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http://dx.doi.org/10.1016/j.cels.2018.02.001DOI Listing
http://www.ncbi.nlm.nih.gov/pmc/articles/PMC5927625PMC
March 2018

Publisher Correction: Combating subclonal evolution of resistant cancer phenotypes.

Nat Commun 2018 02 5;9(1):572. Epub 2018 Feb 5.

Department of Pharmacology and Toxicology, College of Pharmacy, University of Utah, 30 South 2000 East, Salt Lake City, UT, 84112, USA.

The originally published version of this Article contained an error in Figure 4. In panel a, grey boxes surrounding the subclones associated with patients #2 and #4 obscured adjacent portions of the heatmap. This error has now been corrected in both the PDF and HTML versions of the Article.
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http://dx.doi.org/10.1038/s41467-017-02383-6DOI Listing
http://www.ncbi.nlm.nih.gov/pmc/articles/PMC5799176PMC
February 2018

Integrative molecular network analysis identifies emergent enzalutamide resistance mechanisms in prostate cancer.

Oncotarget 2017 Dec 20;8(67):111084-111095. Epub 2017 Nov 20.

Knight Cancer Institute, Oregon Health and Science University, Portland, OR 97239, USA.

Recent work demonstrates that castration-resistant prostate cancer (CRPC) tumors harbor countless genomic aberrations that control many hallmarks of cancer. While some specific mutations in CRPC may be actionable, many others are not. We hypothesized that genomic aberrations in cancer may operate in concert to promote drug resistance and tumor progression, and that organization of these genomic aberrations into therapeutically targetable pathways may improve our ability to treat CRPC. To identify the molecular underpinnings of enzalutamide-resistant CRPC, we performed transcriptional and copy number profiling studies using paired enzalutamide-sensitive and resistant LNCaP prostate cancer cell lines. Gene networks associated with enzalutamide resistance were revealed by performing an integrative genomic analysis with the PAthway Representation and Analysis by Direct Reference on Graphical Models (PARADIGM) tool. Amongst the pathways enriched in the enzalutamide-resistant cells were those associated with MEK, EGFR, RAS, and NFKB. Functional validation studies of 64 genes identified 10 candidate genes whose suppression led to greater effects on cell viability in enzalutamide-resistant cells as compared to sensitive parental cells. Examination of a patient cohort demonstrated that several of our functionally-validated gene hits are deregulated in metastatic CRPC tumor samples, suggesting that they may be clinically relevant therapeutic targets for patients with enzalutamide-resistant CRPC. Altogether, our approach demonstrates the potential of integrative genomic analyses to clarify determinants of drug resistance and rational co-targeting strategies to overcome resistance.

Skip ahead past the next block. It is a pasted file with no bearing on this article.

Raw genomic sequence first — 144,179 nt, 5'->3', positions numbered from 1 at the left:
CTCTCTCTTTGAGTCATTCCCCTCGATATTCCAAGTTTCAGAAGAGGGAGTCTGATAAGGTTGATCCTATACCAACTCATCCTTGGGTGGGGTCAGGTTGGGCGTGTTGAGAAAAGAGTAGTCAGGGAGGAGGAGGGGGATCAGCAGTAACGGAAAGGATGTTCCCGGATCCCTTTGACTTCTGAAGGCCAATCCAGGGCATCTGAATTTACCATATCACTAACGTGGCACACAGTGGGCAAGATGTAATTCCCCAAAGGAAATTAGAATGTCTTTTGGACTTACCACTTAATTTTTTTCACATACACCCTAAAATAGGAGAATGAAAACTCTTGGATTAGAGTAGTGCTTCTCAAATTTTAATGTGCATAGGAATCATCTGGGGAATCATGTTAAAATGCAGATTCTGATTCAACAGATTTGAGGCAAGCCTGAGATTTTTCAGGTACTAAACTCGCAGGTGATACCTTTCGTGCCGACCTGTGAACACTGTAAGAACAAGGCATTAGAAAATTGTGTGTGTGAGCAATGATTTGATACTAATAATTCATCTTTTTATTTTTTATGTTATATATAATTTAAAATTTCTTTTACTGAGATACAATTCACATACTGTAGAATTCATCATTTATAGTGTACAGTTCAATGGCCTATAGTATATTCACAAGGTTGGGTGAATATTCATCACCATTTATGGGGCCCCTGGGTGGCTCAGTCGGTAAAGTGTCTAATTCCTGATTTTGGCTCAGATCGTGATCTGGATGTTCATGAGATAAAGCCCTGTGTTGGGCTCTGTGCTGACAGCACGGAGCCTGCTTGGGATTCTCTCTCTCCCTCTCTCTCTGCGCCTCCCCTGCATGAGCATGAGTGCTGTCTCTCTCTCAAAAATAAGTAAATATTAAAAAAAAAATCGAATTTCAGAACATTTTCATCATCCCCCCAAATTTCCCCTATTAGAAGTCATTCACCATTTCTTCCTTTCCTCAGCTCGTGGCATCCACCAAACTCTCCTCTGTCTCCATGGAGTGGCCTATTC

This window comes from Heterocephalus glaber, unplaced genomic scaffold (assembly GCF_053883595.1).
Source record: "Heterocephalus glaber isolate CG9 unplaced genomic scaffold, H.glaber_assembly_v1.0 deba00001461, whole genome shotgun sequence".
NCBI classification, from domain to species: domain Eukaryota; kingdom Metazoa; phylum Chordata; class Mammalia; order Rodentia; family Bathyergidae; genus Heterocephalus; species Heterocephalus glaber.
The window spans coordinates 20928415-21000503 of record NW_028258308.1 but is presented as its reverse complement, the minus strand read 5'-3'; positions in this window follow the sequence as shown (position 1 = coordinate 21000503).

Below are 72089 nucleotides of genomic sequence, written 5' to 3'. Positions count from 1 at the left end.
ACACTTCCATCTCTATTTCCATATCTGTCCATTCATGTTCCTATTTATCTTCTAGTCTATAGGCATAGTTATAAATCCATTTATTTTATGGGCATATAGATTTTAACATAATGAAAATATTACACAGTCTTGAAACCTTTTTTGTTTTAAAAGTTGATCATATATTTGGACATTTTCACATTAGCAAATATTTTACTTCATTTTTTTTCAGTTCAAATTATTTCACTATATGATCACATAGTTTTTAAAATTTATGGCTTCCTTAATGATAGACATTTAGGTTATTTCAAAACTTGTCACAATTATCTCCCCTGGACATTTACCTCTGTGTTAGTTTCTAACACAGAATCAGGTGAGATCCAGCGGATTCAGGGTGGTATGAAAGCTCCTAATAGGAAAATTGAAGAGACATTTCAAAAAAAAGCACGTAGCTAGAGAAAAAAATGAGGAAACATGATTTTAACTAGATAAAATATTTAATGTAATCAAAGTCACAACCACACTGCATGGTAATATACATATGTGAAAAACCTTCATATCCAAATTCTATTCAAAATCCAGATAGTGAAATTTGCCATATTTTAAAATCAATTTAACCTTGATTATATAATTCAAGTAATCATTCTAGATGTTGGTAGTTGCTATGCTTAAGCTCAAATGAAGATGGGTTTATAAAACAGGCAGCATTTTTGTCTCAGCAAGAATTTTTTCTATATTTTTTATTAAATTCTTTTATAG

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http://dx.doi.org/10.18632/oncotarget.22560DOI Listing
http://www.ncbi.nlm.nih.gov/pmc/articles/PMC5762307PMC
December 2017

The Library of Integrated Network-Based Cellular Signatures NIH Program: System-Level Cataloging of Human Cells Response to Perturbations.

Authors:
Alexandra B Keenan Sherry L Jenkins Kathleen M Jagodnik Simon Koplev Edward He Denis Torre Zichen Wang Anders B Dohlman Moshe C Silverstein Alexander Lachmann Maxim V Kuleshov Avi Ma'ayan Vasileios Stathias Raymond Terryn Daniel Cooper Michele Forlin Amar Koleti Dusica Vidovic Caty Chung Stephan C Schürer Jouzas Vasiliauskas Marcin Pilarczyk Behrouz Shamsaei Mehdi Fazel Yan Ren Wen Niu Nicholas A Clark Shana White Naim Mahi Lixia Zhang Michal Kouril John F Reichard Siva Sivaganesan Mario Medvedovic Jaroslaw Meller Rick J Koch Marc R Birtwistle Ravi Iyengar Eric A Sobie Evren U Azeloglu Julia Kaye Jeannette Osterloh Kelly Haston Jaslin Kalra Steve Finkbiener Jonathan Li Pamela Milani Miriam Adam Renan Escalante-Chong Karen Sachs Alex Lenail Divya Ramamoorthy Ernest Fraenkel Gavin Daigle Uzma Hussain Alyssa Coye Jeffrey Rothstein Dhruv Sareen Loren Ornelas Maria Banuelos Berhan Mandefro Ritchie Ho Clive N Svendsen Ryan G Lim Jennifer Stocksdale Malcolm S Casale Terri G Thompson Jie Wu Leslie M Thompson Victoria Dardov Vidya Venkatraman Andrea Matlock Jennifer E Van Eyk Jacob D Jaffe Malvina Papanastasiou Aravind Subramanian Todd R Golub Sean D Erickson Mohammad Fallahi-Sichani Marc Hafner Nathanael S Gray Jia-Ren Lin Caitlin E Mills Jeremy L Muhlich Mario Niepel Caroline E Shamu Elizabeth H Williams David Wrobel Peter K Sorger Laura M Heiser Joe W Gray James E Korkola Gordon B Mills Mark LaBarge Heidi S Feiler Mark A Dane Elmar Bucher Michel Nederlof Damir Sudar Sean Gross David F Kilburn Rebecca Smith Kaylyn Devlin Ron Margolis Leslie Derr Albert Lee Ajay Pillai

Cell Syst 2018 01 29;6(1):13-24. Epub 2017 Nov 29.

NIH, Bethesda, MD 20892, USA.

The Library of Integrated Network-Based Cellular Signatures (LINCS) is an NIH Common Fund program that catalogs how human cells globally respond to chemical, genetic, and disease perturbations. Resources generated by LINCS include experimental and computational methods, visualization tools, molecular and imaging data, and signatures. By assembling an integrated picture of the range of responses of human cells exposed to many perturbations, the LINCS program aims to better understand human disease and to advance the development of new therapies. Perturbations under study include drugs, genetic perturbations, tissue micro-environments, antibodies, and disease-causing mutations. Responses to perturbations are measured by transcript profiling, mass spectrometry, cell imaging, and biochemical methods, among other assays. The LINCS program focuses on cellular physiology shared among tissues and cell types relevant to an array of diseases, including cancer, heart disease, and neurodegenerative disorders. This Perspective describes LINCS technologies, datasets, tools, and approaches to data accessibility and reusability.